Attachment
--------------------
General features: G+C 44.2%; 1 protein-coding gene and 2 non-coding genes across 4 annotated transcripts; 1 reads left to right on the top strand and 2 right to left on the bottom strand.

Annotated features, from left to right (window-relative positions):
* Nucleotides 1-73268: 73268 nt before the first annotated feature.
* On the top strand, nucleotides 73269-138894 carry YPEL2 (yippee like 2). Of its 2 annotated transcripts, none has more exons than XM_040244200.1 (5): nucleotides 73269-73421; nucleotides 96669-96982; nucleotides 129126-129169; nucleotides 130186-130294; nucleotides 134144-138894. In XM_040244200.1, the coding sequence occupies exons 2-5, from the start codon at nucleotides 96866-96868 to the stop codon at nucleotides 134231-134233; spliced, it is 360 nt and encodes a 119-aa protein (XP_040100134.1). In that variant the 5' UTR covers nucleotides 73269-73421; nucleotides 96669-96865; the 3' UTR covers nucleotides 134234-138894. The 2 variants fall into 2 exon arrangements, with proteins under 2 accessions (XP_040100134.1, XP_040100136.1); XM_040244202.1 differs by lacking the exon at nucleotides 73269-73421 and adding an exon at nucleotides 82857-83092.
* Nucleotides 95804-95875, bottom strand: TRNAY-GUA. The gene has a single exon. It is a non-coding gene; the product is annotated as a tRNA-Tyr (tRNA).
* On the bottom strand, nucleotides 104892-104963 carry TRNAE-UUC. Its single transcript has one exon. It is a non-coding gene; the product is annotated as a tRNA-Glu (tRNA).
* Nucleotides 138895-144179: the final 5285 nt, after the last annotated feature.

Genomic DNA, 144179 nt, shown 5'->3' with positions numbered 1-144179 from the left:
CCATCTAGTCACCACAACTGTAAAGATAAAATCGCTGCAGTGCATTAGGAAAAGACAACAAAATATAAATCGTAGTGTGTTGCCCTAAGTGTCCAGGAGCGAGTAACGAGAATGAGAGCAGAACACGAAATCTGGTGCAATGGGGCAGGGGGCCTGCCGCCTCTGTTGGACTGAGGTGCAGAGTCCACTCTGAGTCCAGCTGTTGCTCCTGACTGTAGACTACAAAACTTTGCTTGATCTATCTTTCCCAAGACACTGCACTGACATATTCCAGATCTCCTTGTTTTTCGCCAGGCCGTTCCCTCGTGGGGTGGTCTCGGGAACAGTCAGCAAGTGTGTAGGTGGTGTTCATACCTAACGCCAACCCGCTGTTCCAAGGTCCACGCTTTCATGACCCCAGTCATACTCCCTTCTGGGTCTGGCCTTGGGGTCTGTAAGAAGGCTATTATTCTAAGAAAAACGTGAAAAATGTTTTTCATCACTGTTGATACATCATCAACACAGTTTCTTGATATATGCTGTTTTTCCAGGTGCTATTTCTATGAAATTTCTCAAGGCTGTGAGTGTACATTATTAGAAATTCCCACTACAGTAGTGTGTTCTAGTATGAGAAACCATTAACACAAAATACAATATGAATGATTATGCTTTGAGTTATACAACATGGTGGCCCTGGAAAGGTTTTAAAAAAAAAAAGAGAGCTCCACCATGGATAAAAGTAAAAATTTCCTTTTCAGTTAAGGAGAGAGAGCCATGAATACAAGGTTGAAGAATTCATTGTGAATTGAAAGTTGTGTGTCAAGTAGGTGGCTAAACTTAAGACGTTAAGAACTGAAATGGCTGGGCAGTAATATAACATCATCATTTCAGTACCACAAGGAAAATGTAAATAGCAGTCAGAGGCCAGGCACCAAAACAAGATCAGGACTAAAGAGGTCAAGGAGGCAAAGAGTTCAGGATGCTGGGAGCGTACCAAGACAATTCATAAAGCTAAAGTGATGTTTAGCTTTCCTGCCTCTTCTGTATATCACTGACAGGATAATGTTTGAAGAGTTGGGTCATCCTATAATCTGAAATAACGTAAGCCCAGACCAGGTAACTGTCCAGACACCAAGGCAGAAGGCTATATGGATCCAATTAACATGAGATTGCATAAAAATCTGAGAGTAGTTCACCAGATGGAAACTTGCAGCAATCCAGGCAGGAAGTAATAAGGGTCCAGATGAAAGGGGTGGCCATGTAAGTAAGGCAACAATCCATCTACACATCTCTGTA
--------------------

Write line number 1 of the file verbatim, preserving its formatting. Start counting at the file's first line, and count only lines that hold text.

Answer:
General features: G+C 44.2%; 1 protein-coding gene and 2 non-coding genes across 4 annotated transcripts; 1 reads left to right on the top strand and 2 right to left on the bottom strand.